A New Jersey man who physically installed keyloggers onto the computer networks of his rivals to steal trade secrets has been sent to prison for nearly eight years.
Ankur Agarwal, of Montville, pleaded guilty to two counts of obtaining information from computers and one count of aggravated identity theft in federal court in Newark back in October 2019. The 45-year-old admitted stealing 15,000 files relating to emerging technology from two different companies.
According to court documents, Agarwal trespassed on the New Jersey premises of a Texas-based tech company in February 2017. The cyber-criminal then illegally installed hardware keylogger devices on the company’s computers to capture the keystrokes of its employees.
From the data provided by the keyloggers, Agarwal was able to extract the usernames and passwords of the employees and gain access to the company’s computer system.
Once inside the company’s network, Agarwal installed his personal computer and a hard drive. Prosecutors said that Agarwal then stole data relating to the development of an emerging technology from the company’s computers.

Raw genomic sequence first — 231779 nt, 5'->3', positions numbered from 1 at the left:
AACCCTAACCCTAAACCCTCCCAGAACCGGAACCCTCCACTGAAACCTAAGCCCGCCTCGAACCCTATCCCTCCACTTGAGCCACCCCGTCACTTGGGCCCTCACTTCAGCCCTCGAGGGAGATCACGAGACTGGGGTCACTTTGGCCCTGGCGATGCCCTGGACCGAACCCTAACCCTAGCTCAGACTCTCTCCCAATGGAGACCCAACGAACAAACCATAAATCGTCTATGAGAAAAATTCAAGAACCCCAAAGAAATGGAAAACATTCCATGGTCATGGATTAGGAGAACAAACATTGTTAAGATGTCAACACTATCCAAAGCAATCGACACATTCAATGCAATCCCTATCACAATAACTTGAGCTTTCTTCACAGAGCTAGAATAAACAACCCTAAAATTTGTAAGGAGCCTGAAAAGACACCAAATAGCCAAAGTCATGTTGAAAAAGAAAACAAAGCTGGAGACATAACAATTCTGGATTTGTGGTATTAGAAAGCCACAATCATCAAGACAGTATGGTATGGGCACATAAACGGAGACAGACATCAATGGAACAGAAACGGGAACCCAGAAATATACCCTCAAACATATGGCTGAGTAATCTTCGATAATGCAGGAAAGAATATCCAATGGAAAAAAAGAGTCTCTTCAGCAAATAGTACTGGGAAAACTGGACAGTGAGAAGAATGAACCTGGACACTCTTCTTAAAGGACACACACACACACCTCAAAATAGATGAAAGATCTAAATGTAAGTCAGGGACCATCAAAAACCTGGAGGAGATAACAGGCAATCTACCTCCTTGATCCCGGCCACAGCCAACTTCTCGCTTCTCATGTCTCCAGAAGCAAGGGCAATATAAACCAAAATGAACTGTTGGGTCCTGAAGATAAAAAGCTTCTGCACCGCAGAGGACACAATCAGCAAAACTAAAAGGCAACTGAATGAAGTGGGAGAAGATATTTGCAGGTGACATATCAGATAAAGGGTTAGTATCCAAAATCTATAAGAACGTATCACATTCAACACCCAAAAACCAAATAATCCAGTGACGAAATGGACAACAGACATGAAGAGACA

To exfiltrate the data, Agarwal used a computer code that he had made specifically for that purpose. He executed the exfil script against multiple computers and on more than one occasion.
Agarwal confessed to hacking into a second company based in New York. He was able to enter the company’s premises in New Jersey after fraudulently creating an access card for himself.
The Justice Department said: “This fraudulently obtained access badge, bearing another individual’s name, allowed Agarwal to physically trespass onto Company Two’s premises.”
While trespassing at the second company, Agarwal again targeted data relating to emerging technology and stole it. His criminal activities were detected by employees at the company in April 2018.
On September 1, 2020, US District Judge Susan Wigenton sentenced Agarwal to 94 months behind bars. He was further sentenced to three years of supervised release and ordered to pay a fine of $25,000.
Agarwal consented to a forfeiture judgment that required him to forfeit his computers, storage devices, and related equipment.
US Attorney Craig Carpenito credited special agents of the FBI’s Cyber Division with the investigation that lead to the conviction of Agarwal.